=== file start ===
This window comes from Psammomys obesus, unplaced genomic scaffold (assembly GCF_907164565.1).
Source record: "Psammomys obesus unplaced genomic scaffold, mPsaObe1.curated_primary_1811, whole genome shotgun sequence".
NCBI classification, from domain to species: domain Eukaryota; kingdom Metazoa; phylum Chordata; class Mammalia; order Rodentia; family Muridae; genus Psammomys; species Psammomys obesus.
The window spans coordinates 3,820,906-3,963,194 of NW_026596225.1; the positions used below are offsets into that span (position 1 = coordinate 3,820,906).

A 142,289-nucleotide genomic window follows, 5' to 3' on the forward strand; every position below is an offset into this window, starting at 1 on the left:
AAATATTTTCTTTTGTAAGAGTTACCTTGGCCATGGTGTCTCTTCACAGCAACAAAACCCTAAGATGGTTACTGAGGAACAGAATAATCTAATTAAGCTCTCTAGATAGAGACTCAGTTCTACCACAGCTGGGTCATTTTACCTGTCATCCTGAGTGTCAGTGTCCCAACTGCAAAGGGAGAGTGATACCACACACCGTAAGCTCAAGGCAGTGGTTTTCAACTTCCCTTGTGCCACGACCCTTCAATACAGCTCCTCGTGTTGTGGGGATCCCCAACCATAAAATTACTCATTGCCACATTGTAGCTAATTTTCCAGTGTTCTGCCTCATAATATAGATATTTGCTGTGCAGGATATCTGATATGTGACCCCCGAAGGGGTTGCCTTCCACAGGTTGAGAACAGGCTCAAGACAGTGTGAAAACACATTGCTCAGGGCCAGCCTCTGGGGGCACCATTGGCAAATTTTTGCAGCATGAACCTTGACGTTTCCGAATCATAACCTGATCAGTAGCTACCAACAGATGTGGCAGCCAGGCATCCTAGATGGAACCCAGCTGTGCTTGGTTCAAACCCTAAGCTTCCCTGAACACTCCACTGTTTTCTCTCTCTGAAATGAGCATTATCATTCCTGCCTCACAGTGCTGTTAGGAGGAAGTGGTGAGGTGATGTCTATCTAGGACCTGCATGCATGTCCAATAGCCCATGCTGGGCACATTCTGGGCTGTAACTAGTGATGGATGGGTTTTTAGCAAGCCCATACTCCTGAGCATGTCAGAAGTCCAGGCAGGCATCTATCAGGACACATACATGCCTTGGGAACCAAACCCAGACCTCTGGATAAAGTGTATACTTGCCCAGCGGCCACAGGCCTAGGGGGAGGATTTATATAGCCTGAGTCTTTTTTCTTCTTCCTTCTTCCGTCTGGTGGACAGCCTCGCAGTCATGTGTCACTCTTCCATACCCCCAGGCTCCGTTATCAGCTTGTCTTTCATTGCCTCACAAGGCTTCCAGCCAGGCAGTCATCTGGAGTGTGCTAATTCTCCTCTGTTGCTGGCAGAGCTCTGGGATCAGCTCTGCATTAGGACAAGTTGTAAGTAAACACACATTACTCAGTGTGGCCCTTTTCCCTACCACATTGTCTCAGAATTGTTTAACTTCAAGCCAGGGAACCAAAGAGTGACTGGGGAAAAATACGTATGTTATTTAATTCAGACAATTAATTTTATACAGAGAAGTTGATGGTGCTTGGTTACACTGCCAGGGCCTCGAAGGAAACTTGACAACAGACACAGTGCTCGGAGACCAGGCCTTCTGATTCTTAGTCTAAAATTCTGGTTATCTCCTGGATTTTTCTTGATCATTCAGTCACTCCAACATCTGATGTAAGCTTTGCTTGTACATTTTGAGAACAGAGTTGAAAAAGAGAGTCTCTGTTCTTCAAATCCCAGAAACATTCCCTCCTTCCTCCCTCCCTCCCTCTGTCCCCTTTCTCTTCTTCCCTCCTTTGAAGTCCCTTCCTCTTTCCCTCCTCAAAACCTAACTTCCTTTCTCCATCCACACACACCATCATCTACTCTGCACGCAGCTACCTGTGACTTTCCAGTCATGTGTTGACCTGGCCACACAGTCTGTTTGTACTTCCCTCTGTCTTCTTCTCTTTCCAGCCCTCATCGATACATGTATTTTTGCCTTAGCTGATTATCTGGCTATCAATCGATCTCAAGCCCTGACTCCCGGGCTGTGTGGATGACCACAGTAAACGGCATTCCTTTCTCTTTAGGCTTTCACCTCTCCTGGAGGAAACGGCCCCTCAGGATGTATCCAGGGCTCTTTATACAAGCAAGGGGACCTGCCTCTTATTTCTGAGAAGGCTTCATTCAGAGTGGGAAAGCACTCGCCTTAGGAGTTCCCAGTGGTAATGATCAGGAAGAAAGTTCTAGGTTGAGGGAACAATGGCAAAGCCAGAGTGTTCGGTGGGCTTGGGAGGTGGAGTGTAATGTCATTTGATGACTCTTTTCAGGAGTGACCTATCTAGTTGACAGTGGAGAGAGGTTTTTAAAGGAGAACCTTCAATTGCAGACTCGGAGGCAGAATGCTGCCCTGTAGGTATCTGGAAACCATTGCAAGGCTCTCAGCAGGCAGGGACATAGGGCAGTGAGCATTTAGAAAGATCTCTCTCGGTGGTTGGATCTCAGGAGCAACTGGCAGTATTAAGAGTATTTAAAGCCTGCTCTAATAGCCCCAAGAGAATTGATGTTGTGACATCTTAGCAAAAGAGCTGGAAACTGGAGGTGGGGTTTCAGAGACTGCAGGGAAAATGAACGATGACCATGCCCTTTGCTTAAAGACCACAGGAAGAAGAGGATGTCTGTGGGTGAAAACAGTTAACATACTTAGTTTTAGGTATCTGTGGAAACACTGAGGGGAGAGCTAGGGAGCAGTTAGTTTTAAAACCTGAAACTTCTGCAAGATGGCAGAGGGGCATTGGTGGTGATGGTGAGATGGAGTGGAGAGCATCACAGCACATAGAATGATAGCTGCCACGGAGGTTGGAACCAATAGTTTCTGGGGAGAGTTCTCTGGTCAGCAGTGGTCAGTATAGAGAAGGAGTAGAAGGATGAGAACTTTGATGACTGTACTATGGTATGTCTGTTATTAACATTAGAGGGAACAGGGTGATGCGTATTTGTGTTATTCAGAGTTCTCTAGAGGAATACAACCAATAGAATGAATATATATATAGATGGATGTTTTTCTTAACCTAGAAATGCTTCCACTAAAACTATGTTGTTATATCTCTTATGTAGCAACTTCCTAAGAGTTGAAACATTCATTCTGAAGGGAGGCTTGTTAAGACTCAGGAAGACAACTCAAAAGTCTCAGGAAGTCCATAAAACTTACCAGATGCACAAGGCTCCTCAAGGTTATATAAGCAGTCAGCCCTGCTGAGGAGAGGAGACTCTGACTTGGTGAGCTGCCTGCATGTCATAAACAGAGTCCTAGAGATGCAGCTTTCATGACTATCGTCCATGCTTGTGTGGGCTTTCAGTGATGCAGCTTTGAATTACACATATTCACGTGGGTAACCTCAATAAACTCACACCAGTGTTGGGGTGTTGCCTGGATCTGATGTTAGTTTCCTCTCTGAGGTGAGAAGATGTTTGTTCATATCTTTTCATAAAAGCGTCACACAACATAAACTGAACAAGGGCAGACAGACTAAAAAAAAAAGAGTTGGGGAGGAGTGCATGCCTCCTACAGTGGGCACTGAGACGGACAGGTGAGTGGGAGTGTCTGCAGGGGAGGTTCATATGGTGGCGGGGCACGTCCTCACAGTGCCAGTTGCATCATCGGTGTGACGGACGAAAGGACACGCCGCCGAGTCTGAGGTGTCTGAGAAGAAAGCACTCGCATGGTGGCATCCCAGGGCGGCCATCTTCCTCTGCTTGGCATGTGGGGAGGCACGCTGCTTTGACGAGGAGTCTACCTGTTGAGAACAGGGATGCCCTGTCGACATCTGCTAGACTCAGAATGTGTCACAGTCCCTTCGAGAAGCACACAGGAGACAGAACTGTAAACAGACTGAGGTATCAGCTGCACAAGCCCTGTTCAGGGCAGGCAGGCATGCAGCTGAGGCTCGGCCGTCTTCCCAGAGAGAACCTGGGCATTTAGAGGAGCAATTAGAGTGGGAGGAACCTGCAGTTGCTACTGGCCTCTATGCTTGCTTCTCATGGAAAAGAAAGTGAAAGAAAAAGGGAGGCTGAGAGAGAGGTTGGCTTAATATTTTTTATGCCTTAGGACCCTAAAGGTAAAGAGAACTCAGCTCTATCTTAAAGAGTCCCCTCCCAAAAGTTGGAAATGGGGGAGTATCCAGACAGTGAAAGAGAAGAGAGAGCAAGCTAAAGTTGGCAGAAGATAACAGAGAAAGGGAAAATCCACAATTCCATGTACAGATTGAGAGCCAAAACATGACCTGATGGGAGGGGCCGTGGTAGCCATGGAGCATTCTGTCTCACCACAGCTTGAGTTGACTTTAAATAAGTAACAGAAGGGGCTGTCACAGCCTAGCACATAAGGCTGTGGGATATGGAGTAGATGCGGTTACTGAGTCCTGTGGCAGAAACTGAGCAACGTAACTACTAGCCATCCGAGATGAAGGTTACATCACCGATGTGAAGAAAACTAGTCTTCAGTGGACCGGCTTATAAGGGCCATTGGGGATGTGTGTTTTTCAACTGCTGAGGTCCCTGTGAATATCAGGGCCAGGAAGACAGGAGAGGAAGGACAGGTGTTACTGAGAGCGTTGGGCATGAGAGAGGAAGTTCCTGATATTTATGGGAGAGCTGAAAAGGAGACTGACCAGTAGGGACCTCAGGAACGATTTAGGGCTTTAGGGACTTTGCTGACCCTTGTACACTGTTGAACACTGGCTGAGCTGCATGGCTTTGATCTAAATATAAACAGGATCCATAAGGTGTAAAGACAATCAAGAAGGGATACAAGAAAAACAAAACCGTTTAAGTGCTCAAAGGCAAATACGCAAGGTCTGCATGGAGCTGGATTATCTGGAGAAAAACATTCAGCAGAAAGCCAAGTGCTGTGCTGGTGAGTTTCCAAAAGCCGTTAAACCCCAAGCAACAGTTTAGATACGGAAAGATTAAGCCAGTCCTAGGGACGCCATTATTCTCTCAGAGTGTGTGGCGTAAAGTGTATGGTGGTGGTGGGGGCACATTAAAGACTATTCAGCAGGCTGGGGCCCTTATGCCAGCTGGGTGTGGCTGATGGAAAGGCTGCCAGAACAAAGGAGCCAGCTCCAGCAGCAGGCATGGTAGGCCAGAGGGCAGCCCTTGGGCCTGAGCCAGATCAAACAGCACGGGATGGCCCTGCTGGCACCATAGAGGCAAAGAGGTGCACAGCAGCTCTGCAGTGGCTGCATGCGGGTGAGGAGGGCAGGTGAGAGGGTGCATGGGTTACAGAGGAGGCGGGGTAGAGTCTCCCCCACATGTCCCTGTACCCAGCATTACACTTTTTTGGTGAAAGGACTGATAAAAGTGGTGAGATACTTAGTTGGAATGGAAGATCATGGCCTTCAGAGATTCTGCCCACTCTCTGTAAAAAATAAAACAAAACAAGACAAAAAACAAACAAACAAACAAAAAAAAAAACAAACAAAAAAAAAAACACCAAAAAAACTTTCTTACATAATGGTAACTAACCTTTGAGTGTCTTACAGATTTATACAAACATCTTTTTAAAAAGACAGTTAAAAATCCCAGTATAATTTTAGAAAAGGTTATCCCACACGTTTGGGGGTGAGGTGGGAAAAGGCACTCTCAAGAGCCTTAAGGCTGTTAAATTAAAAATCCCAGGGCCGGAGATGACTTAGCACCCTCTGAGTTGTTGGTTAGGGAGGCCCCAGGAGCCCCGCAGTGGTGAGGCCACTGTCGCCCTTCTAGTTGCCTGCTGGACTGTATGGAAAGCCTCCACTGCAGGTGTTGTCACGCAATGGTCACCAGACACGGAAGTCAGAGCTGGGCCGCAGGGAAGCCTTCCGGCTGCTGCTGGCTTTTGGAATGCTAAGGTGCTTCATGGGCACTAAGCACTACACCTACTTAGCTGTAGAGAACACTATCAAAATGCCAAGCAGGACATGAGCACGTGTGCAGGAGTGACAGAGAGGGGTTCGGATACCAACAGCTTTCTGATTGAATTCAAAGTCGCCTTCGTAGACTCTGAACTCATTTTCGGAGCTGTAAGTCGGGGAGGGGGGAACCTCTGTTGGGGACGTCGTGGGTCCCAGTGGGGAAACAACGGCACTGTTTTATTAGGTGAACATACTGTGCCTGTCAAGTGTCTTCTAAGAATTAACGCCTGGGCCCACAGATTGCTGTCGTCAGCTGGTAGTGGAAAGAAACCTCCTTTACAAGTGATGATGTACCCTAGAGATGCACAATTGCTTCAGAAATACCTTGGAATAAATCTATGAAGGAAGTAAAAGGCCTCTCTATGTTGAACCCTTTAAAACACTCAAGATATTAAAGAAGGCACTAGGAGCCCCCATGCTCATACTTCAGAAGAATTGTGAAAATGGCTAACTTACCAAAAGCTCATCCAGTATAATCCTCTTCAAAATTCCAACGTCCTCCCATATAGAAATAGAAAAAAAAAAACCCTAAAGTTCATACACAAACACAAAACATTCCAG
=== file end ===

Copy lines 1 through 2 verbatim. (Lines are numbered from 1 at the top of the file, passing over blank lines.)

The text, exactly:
This window comes from Psammomys obesus, unplaced genomic scaffold (assembly GCF_907164565.1).
Source record: "Psammomys obesus unplaced genomic scaffold, mPsaObe1.curated_primary_1811, whole genome shotgun sequence".